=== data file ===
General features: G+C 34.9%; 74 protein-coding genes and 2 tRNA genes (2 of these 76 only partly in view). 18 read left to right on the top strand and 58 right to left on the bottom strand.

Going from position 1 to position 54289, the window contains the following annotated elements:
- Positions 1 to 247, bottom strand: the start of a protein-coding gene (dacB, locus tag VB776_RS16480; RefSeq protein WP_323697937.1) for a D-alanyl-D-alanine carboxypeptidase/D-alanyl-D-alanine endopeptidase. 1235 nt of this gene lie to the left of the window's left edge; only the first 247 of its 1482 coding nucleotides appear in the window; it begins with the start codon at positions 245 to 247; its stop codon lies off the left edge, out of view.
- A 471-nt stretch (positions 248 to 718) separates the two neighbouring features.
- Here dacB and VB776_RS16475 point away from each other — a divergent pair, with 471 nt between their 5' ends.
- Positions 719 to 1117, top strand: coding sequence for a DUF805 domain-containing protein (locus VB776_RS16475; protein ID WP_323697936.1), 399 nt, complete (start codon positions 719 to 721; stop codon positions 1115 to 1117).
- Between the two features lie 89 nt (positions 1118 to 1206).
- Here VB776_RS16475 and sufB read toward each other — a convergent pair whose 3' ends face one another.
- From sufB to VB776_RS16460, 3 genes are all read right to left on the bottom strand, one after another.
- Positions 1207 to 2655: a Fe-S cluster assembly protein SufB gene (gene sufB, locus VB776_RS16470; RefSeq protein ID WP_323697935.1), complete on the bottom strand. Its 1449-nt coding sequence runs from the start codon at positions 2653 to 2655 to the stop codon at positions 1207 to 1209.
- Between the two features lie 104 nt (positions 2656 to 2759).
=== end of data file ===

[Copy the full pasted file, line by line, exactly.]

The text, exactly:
General features: G+C 34.9%; 74 protein-coding genes and 2 tRNA genes (2 of these 76 only partly in view). 18 read left to right on the top strand and 58 right to left on the bottom strand.

Going from position 1 to position 54289, the window contains the following annotated elements:
- Positions 1 to 247, bottom strand: the start of a protein-coding gene (dacB, locus tag VB776_RS16480; RefSeq protein WP_323697937.1) for a D-alanyl-D-alanine carboxypeptidase/D-alanyl-D-alanine endopeptidase. 1235 nt of this gene lie to the left of the window's left edge; only the first 247 of its 1482 coding nucleotides appear in the window; it begins with the start codon at positions 245 to 247; its stop codon lies off the left edge, out of view.
- A 471-nt stretch (positions 248 to 718) separates the two neighbouring features.
- Here dacB and VB776_RS16475 point away from each other — a divergent pair, with 471 nt between their 5' ends.
- Positions 719 to 1117, top strand: coding sequence for a DUF805 domain-containing protein (locus VB776_RS16475; protein ID WP_323697936.1), 399 nt, complete (start codon positions 719 to 721; stop codon positions 1115 to 1117).
- Between the two features lie 89 nt (positions 1118 to 1206).
- Here VB776_RS16475 and sufB read toward each other — a convergent pair whose 3' ends face one another.
- From sufB to VB776_RS16460, 3 genes are all read right to left on the bottom strand, one after another.
- Positions 1207 to 2655: a Fe-S cluster assembly protein SufB gene (gene sufB, locus VB776_RS16470; RefSeq protein ID WP_323697935.1), complete on the bottom strand. Its 1449-nt coding sequence runs from the start codon at positions 2653 to 2655 to the stop codon at positions 1207 to 1209.
- Between the two features lie 104 nt (positions 2656 to 2759).